Quine took leave from Harvard during World War 11 to go into the Navy, in the section that decrypted messages from German submarines off the coast.
"At first, I was put on harmless stuff, like direction finding. Then we were let in on the top secret. The Germans had a replica Enigma breaking complicated ciphers. Each day they had a different setting on the machine. We had to get it the hard way, by intercepting a message from a submarine that gave direction finders. We would know, say, from the preceding day's message he had been sent on a refueling rendezvous, so a good guess was that some word would be 'refueling.' Then if our men could fit the word, they could get the setting for the whole. There would be days when they didn't have a hint. Those were gloomy days. Our boats were being sunk in the convoys."
Quine's unit translated the German messages.
"There were times when we were just biding our time. My second and I had a wall map on my left - his right - and we'd spend the time asking each other, "29N/67W - wet or dry?"
Marjorie Boynton a recent graduate of Wellesley who had also studied cryptanalysis was in his unit, and they were later married in 1948.
Quine was free to join in where the machines were, but, he added, "In spite of my interest in Math and having done a passing job in cryptographic analysis, I had no interest in how the machines work. I do not do anything with computers, although one of my little results in mathematical logic has become a tool of the computer theory, the Quine McCluskey principle. And corresponds to terminals in series, or to those in parallel, so that if you simplify mathematical logical steps, you have simplified your wiring. I arrived at it not from an interest in computers, but as a pedagogical device, a slick way of introducing that way of teaching mathematical logic.
In other words, pure theory?
"Yes. I think by now I'm pretty sure I'm not interested in computers. I am interested in Algorithms."
"In Set Theory, all classical mathematics can be expressed by a single two-place predicate, namely, membership in a class. ' X is a member of Y.' The one predicate over and above pure logic. The rest is pure logic, that can be got down to and and not, and so-called quantifiers, all and some. Then add that membership predicate, which makes it possible to translate, and it gives you all of classical mathematics. Significance of modern logic is what it contributed to drawing clear distinctions in philosophy. The second was the great triumph in technology, computer theory."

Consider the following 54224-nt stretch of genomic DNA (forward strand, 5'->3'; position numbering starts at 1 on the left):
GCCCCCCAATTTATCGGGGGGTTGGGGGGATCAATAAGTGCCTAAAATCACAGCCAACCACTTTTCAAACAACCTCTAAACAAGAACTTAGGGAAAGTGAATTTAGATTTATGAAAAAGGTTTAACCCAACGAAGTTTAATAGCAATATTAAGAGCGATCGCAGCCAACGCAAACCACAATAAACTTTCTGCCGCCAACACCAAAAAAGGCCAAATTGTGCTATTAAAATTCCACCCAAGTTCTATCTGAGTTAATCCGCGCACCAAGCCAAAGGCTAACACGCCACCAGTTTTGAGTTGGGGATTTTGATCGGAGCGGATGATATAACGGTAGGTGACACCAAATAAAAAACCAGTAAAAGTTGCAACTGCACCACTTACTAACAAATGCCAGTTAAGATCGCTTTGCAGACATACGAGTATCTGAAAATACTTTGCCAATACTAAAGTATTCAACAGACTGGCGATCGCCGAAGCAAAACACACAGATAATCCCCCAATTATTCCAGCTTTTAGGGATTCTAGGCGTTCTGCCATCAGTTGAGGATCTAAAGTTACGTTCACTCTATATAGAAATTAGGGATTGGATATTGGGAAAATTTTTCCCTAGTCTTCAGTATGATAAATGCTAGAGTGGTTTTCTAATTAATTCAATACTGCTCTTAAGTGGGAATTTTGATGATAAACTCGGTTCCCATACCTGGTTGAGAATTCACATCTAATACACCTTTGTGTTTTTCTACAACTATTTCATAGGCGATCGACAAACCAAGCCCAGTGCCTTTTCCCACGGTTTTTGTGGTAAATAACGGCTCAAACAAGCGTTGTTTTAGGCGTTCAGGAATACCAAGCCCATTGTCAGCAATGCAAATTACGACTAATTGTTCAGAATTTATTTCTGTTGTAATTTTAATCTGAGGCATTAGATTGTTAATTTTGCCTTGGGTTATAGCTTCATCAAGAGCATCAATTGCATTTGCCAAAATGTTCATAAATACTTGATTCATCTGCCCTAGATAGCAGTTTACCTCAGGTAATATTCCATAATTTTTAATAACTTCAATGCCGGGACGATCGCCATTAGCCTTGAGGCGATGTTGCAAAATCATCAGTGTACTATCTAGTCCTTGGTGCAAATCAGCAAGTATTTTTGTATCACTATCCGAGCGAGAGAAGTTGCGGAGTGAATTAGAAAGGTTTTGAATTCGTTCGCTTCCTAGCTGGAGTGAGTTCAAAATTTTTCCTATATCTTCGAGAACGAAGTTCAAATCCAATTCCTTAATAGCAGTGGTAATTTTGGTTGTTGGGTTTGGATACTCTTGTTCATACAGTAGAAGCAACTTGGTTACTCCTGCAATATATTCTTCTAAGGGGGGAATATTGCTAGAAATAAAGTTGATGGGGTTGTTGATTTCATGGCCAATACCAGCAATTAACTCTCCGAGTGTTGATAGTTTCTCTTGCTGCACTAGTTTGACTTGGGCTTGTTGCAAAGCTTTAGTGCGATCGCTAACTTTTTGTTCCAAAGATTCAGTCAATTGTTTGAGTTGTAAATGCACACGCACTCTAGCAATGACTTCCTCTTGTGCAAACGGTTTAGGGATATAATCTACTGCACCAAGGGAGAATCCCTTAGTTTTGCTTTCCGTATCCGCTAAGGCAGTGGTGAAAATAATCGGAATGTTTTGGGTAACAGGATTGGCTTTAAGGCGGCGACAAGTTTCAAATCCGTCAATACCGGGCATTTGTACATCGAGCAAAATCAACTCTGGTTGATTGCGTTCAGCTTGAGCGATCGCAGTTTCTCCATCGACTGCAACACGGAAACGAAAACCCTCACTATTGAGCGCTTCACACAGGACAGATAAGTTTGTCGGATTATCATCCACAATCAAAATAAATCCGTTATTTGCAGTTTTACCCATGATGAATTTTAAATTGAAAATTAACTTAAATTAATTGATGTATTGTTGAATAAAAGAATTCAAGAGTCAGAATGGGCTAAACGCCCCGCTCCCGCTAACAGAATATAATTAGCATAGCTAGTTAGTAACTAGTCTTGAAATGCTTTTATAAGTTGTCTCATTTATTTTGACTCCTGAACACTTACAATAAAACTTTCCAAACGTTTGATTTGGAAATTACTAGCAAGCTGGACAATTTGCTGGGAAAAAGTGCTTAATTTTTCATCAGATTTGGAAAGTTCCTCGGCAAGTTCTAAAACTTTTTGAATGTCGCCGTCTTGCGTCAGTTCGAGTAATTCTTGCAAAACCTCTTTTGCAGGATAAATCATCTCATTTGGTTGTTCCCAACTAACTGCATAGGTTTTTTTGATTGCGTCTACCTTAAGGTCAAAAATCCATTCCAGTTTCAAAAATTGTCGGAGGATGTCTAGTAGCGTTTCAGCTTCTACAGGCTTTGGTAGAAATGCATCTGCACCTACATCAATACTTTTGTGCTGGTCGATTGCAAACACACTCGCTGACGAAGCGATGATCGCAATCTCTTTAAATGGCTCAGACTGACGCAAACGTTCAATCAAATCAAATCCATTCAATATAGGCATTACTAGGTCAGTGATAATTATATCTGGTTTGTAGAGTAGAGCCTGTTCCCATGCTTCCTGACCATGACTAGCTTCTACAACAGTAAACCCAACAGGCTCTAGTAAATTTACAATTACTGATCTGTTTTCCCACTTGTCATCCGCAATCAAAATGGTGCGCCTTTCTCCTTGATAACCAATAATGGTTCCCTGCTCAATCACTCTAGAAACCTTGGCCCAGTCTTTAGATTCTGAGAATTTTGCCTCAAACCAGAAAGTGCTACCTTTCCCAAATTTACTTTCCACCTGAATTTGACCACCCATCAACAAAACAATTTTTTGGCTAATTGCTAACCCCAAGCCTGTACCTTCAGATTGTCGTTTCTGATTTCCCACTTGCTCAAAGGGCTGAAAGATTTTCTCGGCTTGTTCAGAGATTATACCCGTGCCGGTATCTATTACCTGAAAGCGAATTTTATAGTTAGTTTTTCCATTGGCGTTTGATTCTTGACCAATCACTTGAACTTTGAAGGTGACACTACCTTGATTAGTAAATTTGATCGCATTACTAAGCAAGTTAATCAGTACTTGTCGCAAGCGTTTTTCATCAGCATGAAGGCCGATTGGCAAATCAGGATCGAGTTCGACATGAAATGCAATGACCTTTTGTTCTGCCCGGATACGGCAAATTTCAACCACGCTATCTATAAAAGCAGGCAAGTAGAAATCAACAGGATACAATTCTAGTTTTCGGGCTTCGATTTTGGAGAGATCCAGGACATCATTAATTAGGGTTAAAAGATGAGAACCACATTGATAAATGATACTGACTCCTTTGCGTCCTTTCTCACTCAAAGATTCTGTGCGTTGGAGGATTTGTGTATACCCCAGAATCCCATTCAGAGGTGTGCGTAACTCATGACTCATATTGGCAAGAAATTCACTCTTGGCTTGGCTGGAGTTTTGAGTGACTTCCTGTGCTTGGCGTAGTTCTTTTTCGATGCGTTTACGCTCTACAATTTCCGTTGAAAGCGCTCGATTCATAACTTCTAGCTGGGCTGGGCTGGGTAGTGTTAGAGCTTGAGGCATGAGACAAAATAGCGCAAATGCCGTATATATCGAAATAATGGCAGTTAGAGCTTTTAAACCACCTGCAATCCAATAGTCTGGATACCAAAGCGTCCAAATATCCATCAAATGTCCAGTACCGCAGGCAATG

And yet Quine uses a 1927 typewriter.
"I'm only interested in theory. Not its application."
Professor Willard Van Orman ("Van") Quine, a retired full professor at Harvard University who has been studying and publishing works of philosophy for the past 60 years, will be awarded the Kyoto Prize for his outstanding work in the theory of knowledge. The prize comes with a substantial stipend. His work has been referenced in over 1,250 published books and articles all over the world and has been translated into 15 languages.
His specialties have been divided between mathematical logic including set theory and the theory of knowledge. His current work is focused on the theory of knowledge.
Among his most influential contributions to logic and set theory were his New Foundations of Mathematical Logic released in 1937 and later his Word and Object encompassing theory of knowledge and philosophy of science, which was released in 1960. Both have had quite an impact in the areas of theory of knowledge and philosophy of science.
Three years ago Professor Quine received the Schock prize from Sweden, also worth a generous sum, for his work in logic and philosophy.
Professor Quine is by no means "slowing down." In two weeks, he is off to the Czech Republic and then England to give lectures. In November, he will travel to Japan for the nine day ceremony, where he will give two lectures before being honored with the Kyoto prize and gold medal. The Kyoto Prize is given by the Inamori Foundation three times a year to individuals who have made outstanding and influential contributions to science.
Professor Quine was subject of a profile in the May 15 issue of The Beacon Hill Paper.